Families are deeply affected by a member's diagnosis of cancer. Feelings can range from anger to despair to fear. Spouses fear losing their partners, parents fear losing their children, and children fear losing their parents.
Children can have an especially hard time when a parent or sibling is ill. Frequently, they aren't included in discussions, hearing only bits and pieces of conversations. They might be too young to understand what's going on. Kids might also jump to conclusions, assuming the worst. Sometimes, they even blame themselves. Therefore, it's critical to be open and honest with children. Some excellent resources are available with information about how to talk to children about cancer, including when and what to tell them. Also, there are resources such as websites, books, and videos made specifically for children.
To help families cope, many hospitals and cancer clinics hold special meetings with family groups, led by counselors or social workers. Spouses benefit from this kind of support by learning more about what their partners are experiencing and ways that they might be able to help. This type of group also offers spouses of people with cancer a chance to talk about their own feelings and fears.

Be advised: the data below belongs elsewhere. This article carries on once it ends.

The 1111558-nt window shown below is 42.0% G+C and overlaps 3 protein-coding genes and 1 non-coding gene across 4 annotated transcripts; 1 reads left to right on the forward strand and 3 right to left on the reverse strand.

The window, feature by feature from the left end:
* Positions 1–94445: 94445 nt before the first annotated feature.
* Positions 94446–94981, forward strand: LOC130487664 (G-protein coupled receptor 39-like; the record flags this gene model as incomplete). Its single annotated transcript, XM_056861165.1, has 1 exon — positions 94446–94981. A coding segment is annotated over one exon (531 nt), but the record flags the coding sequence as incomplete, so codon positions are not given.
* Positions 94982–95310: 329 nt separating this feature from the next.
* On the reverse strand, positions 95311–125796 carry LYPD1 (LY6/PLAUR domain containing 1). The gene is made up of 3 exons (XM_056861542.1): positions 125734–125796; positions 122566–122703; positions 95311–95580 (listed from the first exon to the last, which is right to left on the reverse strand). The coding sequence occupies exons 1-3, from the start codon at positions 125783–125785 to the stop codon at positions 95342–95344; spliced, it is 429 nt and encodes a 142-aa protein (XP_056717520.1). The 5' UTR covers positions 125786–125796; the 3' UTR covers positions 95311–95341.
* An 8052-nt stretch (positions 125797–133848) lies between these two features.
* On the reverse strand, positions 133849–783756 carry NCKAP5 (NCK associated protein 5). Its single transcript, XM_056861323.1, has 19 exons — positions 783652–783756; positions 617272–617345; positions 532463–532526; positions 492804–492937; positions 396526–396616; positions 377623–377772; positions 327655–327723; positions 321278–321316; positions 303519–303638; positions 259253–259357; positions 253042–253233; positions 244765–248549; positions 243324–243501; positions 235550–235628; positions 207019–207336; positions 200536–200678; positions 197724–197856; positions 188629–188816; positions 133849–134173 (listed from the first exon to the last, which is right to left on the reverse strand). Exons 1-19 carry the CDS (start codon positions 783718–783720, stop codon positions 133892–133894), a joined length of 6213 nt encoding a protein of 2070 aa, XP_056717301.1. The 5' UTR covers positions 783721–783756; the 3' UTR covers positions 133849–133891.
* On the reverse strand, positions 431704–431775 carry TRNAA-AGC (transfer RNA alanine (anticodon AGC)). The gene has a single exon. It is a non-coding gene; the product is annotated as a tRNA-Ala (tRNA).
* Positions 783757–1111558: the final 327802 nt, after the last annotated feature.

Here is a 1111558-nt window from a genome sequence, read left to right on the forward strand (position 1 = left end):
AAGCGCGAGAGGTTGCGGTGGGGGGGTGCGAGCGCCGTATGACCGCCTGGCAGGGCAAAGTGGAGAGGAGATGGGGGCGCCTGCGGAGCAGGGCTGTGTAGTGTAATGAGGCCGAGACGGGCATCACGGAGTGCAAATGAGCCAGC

If you're concerned about how to talk with family members or children about cancer, it's important to speak up and ask about what resources are available. Meeting other families who understand your illness, the effects of treatment, and the emotional ups and downs can go a very long way in helping you cope.
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